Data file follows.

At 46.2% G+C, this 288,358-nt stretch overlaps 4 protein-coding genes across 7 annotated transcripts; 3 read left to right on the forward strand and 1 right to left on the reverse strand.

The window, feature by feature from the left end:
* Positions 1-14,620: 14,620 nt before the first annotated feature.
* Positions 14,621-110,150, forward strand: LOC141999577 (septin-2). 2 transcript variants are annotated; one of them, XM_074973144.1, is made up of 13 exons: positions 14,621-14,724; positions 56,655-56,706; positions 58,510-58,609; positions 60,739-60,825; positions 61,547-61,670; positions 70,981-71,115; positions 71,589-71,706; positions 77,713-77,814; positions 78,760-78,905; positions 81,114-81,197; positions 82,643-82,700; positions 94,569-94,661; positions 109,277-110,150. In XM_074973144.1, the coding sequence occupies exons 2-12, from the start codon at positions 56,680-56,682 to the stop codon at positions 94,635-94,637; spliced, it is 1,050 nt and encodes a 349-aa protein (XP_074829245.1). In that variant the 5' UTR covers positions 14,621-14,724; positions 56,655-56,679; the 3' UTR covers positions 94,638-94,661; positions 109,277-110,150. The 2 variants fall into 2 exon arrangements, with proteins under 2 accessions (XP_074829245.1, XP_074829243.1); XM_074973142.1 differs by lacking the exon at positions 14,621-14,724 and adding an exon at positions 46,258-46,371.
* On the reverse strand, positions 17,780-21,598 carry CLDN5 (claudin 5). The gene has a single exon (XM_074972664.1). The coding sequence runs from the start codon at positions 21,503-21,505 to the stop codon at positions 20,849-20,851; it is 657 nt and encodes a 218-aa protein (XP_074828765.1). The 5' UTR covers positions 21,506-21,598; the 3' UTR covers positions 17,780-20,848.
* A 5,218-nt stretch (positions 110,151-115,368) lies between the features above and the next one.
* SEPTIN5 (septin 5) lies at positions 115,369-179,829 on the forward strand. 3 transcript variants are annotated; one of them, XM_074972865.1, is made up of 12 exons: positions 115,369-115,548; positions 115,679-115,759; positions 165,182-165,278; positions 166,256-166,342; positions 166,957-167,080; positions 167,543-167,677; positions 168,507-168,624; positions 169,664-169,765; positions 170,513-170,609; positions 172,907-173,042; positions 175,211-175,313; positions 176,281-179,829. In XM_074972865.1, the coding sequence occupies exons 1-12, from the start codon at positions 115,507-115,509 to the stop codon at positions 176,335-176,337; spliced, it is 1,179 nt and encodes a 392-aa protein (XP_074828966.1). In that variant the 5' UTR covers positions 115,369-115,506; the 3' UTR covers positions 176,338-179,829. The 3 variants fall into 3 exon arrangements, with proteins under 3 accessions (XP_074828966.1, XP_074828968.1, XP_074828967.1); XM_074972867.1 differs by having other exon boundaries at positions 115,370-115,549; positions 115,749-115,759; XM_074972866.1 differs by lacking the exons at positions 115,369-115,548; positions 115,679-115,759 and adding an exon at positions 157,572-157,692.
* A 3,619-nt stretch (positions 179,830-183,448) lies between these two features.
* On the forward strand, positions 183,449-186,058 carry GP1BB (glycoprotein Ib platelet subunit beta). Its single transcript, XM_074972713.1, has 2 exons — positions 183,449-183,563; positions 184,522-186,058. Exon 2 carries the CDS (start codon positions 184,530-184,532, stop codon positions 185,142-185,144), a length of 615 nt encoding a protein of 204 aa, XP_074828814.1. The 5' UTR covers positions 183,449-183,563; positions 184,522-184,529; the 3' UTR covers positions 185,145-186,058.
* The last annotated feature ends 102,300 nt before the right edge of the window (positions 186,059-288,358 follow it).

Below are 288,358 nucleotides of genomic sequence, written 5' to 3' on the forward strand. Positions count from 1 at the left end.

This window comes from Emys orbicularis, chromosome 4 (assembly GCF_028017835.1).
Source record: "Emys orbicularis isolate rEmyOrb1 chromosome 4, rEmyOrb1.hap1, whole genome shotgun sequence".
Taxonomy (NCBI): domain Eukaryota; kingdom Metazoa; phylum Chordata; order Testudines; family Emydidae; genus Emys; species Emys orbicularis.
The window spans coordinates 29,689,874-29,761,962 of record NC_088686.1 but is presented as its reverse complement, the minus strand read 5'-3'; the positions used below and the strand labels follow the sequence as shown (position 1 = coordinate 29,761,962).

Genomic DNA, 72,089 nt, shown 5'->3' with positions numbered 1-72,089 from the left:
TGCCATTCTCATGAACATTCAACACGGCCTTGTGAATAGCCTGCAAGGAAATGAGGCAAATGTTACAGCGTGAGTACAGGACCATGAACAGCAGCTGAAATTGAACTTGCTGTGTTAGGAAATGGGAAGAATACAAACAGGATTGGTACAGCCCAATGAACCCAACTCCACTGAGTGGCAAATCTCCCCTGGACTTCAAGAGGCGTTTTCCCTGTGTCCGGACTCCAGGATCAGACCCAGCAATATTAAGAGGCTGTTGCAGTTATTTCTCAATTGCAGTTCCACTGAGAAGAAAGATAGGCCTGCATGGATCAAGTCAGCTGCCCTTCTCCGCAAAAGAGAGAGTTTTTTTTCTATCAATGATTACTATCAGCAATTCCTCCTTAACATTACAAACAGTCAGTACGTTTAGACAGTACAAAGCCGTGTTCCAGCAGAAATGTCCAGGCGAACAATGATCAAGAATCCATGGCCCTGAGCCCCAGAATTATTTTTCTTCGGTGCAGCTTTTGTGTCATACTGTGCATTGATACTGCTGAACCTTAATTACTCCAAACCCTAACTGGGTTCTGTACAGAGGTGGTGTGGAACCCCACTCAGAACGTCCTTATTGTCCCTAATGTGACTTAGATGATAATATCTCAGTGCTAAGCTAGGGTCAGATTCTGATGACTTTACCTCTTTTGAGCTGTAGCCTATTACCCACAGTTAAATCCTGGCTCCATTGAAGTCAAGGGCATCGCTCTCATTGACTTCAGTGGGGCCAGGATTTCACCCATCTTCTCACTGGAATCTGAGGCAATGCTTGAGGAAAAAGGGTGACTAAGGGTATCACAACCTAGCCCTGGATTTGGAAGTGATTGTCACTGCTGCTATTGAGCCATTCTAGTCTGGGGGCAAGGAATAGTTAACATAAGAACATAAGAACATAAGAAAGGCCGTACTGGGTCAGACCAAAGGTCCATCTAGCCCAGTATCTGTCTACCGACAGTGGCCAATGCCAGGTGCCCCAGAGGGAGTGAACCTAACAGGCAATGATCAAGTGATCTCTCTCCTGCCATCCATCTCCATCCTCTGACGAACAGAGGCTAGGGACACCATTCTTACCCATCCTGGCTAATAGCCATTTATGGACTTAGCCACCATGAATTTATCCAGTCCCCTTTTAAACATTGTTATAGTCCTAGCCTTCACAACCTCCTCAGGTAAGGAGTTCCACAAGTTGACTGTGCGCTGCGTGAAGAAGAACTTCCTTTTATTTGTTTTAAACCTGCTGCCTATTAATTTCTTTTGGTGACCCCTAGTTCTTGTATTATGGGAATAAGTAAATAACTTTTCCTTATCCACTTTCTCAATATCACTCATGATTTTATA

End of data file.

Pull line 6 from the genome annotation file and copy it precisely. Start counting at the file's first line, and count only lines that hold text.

* A 5,218-nt stretch (positions 110,151-115,368) lies between the features above and the next one.